Demanding Command: Terry Snyder's "Persuasive Percussion"


This is, of course, one of the best selling and most influential albums released in during the early years of stereo. The concept of the Command label was the brainchild of Enoch Light, who had already been dabbling with stereo recording on the Grand Award label. This initial Command release from 1959, was a favored disc in the Hi-Fi world for demonstrating stereophonic sound to the masses

Command releases were unusual in many ways. The distinctive artwork that graced the first four releases was created by noted artist and author Josef Albers. The bold minimalist graphic style of the Albers covers. After that, Command's art director took over the task, and carried the theme (more or less) throughout the series. The jackets were heavy duty laminated gatefold type, which were unheard of at the time. Indeed, while the artwork on most LPs from the era has faded, the vibrant Command jackets look as good today as they did when released

Another innovation was the listing of complete technical information, such as the type of recording tape used, the microphone selection, and the monitoring, mastering and plating equipment used in the disc's production. There was usually a diagram of the orchestral layout and a track by track analysis on the sound and arrangement, image placement and dynamic range along with descriptions of the various instruments being employed. Clearly this was aimed at the Hi-Fi enthusiasts, who are today known as audiophiles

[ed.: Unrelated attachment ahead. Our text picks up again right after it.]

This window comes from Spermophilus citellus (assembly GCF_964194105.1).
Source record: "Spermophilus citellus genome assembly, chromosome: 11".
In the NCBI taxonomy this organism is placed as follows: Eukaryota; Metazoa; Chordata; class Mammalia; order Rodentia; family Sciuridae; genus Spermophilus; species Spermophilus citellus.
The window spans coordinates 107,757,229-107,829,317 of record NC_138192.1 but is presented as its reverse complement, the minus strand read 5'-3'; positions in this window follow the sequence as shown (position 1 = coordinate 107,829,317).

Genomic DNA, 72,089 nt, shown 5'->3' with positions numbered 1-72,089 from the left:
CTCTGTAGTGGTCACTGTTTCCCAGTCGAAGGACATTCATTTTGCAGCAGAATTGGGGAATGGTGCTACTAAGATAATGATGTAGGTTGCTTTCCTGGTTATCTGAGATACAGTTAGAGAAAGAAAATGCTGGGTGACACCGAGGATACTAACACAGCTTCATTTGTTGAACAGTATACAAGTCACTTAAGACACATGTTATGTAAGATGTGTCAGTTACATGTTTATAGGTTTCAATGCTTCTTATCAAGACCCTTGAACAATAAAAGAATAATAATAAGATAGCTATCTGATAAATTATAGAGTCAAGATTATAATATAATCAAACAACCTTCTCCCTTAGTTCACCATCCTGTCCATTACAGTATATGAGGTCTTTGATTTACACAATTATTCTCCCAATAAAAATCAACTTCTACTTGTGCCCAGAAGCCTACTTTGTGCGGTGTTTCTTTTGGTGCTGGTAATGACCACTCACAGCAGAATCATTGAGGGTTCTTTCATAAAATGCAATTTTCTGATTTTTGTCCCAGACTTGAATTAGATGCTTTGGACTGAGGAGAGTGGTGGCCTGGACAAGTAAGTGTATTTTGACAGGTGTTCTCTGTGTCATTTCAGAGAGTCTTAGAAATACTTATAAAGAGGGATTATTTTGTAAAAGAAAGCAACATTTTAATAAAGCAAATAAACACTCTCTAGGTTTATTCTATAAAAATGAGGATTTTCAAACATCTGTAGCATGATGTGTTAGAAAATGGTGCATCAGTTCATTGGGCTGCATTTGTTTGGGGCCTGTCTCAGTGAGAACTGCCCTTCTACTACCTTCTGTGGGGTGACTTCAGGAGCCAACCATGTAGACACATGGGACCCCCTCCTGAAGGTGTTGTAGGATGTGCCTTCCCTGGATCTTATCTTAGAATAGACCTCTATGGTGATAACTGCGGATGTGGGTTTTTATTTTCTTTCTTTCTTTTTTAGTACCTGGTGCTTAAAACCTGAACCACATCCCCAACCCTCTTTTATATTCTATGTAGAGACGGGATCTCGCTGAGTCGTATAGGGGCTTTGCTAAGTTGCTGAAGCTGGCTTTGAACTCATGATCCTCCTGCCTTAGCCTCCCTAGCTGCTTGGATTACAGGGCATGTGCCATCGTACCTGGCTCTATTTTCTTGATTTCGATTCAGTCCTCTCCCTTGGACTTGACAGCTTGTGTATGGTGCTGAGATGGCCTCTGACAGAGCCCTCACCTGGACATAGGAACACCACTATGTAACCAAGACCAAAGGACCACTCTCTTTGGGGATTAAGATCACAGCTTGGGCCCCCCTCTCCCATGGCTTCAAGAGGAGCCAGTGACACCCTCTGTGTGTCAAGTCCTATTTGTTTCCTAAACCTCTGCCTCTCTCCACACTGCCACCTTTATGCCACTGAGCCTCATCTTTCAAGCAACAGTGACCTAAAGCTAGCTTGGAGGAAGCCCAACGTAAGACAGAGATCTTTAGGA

The set contains twelve instrumental standards such as "I Love Paris", "Tabu", "My Heart Belongs to Daddy" and "The Breeze and I". Not exactly reveloutionary stuff. The difference here is that tese tunes were specifically arranged to take advantage of the spacial effect of stereo. The separation is remarkable, although a purist's soundstage it is not. Instruments may move from left to right on occasion (mostly at the beginnining of a track for channel identification ). The recording is up-close and detailed, with incredible dynamic range. The percussion spices up the arrangements, and is ideal for demonstrating the stereophonic effect. The result is a lightweight yet thoroughly entertaining listen.

I've got two copies of this record: One is the first label (gray and white) and the other is the second label issue (gold and white). The original is a beautifully pressed disc from RCA's Indianapolis plant; thick vinyl, quiet surfaces and excellent dynamic range. Suprisingly, the gold label disc was it's equal in sound.

Persuasive Percussion is certainly some kind of classic, a milestone in stereophonic reproduction, that deserves a prime spot in any collection of early stereo records. Highly recommended!

No comments: